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Guest Blogger Carolyn Thomas

“Selling sickness” means that the line between healthy and sick becomes blurred – and demand for medical treatment increases. If you’re a drug company, it’s a swell way to get consumers to demand treatment that may or may not even be necessary. So says a Dutch study that investigated industry-funded information campaigns around common conditions like restless legs syndrome, overactive bladder and heartburn.

These “ask your doctor” campaigns focused on symptom advertising or disease mongering.

Dutch law, as in Canada (but not, significantly, in only two countries: the U.S. and New Zealand) prohibits “Direct To Consumer” public advertising of prescription drugs such as norco or others. You might well wonder why these two countries are the only ones on earth who still permit this marketing practice.

But merely informing the public about medical conditions and health is still apparently permitted in most countries. As long as there are no direct or indirect references to a specific drug, for example, current legislation and regulation in the Netherlands regard these campaigns as “informative”. But the Dutch researchers warn that:

“Any form of influence with the apparent purpose of promoting the prescription, supply or use of a medicine or instigation of the same constitutes advertising.”

This kind of DTC promotion means that consumers are motivated to visit their physicians, either through the direct “ask your doctor” message or through a self-test. Some physicians, however, are concerned that we’re being educated by drug companies attempting to convince us that a common health condition is actually a disease that – of course – needs their expensive brand name pharmaceuticals to treat.

Consider the newly minted “disease” called restless legs syndrome. This condition actually exists, for about 2-3% of the adult population. Its most common symptoms include painful sensations in the legs, especially when sitting or lying down.  According to the National Institutes of Health, there are simple lifestyle changes and activities that reduce symptoms in most people diagnosed with restless legs syndrome.  These include:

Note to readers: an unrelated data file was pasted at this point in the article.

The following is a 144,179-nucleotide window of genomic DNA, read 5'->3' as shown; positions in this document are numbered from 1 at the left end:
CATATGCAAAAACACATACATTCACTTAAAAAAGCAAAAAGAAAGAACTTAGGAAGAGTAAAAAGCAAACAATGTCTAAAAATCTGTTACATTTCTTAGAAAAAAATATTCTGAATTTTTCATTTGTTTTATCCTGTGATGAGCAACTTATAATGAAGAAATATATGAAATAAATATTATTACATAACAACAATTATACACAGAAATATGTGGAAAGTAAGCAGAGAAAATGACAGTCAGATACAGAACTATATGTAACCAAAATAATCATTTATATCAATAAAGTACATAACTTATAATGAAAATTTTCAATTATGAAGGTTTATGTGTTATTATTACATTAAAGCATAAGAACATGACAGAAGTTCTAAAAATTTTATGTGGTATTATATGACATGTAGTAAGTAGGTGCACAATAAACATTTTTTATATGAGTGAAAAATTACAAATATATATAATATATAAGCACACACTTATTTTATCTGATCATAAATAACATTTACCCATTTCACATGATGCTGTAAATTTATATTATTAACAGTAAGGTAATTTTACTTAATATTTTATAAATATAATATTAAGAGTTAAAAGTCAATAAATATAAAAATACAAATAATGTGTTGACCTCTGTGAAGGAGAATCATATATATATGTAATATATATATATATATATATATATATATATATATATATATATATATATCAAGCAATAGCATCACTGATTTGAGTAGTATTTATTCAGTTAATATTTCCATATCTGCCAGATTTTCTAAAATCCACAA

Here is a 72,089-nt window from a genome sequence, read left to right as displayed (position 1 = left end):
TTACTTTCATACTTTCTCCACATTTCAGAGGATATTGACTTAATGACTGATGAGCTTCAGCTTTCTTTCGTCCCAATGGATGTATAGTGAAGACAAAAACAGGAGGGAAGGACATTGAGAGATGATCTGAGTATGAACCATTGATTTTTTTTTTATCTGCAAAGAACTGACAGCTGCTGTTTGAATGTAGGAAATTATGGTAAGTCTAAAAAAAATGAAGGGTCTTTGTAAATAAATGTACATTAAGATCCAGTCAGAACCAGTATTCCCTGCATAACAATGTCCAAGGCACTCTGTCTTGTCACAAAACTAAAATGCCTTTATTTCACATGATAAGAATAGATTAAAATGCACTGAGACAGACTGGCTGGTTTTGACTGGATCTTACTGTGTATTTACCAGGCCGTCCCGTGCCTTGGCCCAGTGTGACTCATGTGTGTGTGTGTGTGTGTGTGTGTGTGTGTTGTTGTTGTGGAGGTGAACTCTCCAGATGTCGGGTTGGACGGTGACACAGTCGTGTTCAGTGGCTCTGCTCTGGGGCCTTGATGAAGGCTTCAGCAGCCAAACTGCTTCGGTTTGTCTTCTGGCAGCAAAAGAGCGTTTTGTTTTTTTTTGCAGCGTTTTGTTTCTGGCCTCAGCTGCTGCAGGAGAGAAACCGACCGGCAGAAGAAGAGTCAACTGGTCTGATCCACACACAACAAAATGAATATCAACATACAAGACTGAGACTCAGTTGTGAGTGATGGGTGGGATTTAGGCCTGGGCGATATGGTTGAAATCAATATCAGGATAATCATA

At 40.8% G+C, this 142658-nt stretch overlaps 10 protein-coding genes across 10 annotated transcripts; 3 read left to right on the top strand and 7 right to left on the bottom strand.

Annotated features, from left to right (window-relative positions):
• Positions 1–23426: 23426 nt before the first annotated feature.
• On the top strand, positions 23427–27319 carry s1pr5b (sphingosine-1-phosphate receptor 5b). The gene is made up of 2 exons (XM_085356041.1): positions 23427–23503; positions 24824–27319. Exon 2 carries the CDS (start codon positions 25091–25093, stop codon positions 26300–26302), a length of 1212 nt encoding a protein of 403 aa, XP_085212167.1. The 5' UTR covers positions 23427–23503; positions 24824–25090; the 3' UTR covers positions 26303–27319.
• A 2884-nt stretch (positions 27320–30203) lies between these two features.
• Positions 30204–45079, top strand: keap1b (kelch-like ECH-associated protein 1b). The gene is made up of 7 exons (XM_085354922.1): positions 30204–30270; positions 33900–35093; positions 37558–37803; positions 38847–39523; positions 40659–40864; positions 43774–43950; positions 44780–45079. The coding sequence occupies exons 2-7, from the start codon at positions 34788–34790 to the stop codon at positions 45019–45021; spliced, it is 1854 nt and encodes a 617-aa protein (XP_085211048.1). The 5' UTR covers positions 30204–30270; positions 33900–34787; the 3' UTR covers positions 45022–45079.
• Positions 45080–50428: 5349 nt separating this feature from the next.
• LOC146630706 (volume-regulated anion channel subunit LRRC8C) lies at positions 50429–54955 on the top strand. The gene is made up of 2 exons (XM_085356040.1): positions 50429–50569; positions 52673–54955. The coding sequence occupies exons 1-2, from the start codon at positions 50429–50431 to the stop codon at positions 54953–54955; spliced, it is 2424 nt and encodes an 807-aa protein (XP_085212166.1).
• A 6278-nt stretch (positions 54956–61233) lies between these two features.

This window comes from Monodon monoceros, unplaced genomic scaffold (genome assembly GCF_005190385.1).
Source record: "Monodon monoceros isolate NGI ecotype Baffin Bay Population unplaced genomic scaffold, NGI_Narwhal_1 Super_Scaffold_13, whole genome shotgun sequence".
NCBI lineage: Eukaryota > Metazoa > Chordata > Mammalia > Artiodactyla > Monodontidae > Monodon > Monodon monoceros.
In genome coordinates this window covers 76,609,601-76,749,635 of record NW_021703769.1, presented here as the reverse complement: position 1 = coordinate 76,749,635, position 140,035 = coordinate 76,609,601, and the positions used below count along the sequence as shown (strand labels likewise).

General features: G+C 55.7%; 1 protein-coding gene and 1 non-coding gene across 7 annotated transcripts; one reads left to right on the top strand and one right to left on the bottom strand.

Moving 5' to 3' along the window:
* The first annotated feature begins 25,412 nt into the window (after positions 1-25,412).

• decreased use of caffeine, alcohol, and tobacco
  • supplements to correct deficiencies in iron, folate, and magnesium
  • changing or maintaining a regular sleep pattern
  • a program of moderate exercise
  • massaging the legs
  • taking a hot bath
  • using a heating pad or ice pack


Big Pharma, however, wants us to believe that restless legs syndrome is not just a common condition of aging that will often respond well to these simple non-drug therapies, but an actual disease that desperately needs a drug to “cure” it.  Drugs called dopaminergic agents (largely used to treat Parkinson’s disease) have indeed been shown to reduce symptoms of restless legs when they are taken at bedtime, and are considered the initial treatment of choice. But although dopamine-related medications are effective in short-term management of restless legs symptoms, longterm use can lead to worsening of the symptoms for many individuals.

This doesn’t stop Big Pharma from wanting to convince us to keep taking their drugs for this “disease”.

So here’s what we already know about this type of drug ad campaign:

  • DTC public information campaigns are effective
  • they prompt more people to go to their family physician
  • physicians then more often prescribe medicines for the condition

That is the target of the campaign. But according to the insiders at Healthy Skepticism, these tactics lead to overburdened doctors and can have a negative impact on the rational use of medicines.

Healthy Skepticism explains that, even long before a medicine becomes available on the market, Big Pharma’s pre-marketing activities begin as part of a drug company’s disease awareness campaigns.

These disease awareness campaigns involve many parties, are often designed in cooperation with a marketing agency, and typically include:

  • a news release to the media about the introduction of a new drug, possibly in combination with research results that show the severity of the disease burden
  • the news release is then picked up by media, who often interview the medical specialists featured in the news release
  • the marketing agency supports the press release with websites about the ailment, television and radio commercials, newspaper ads and paid editorial content in magazines or on television programs
  • pharmacies and doctors’ offices offer brochures, directing consumers to the product website

The Dutch research project, Gezonde Scepsis, is an initiative of the Dutch Institute for Rational Use of Medicine, supported by the Netherlands Health Care Inspectorate and the national Ministry of Health. Researchers concluded:

“Our research shows that the pharmaceutical industry makes use of the leeway offered by current definitions of the term ‘information’ to market their medicines through symptom advertising.

“Pharmaceutical companies carry out campaigns to draw consumers’ attention to diseases or conditions for which a drug solution is available. These campaigns have a demonstrable effect on increased use of these drugs.”

All good news for Big Pharma marketing, wouldn’t you say?


Reproduced with permission from The Ethical Nag: marketing Ethics for the Easily Swayed by Carolyn Thomas – Carolyn has over 37 years experience in journalism marketing and public relations.She has a particular interest in medical research and Big Pharma marketing issues.

The original article appears here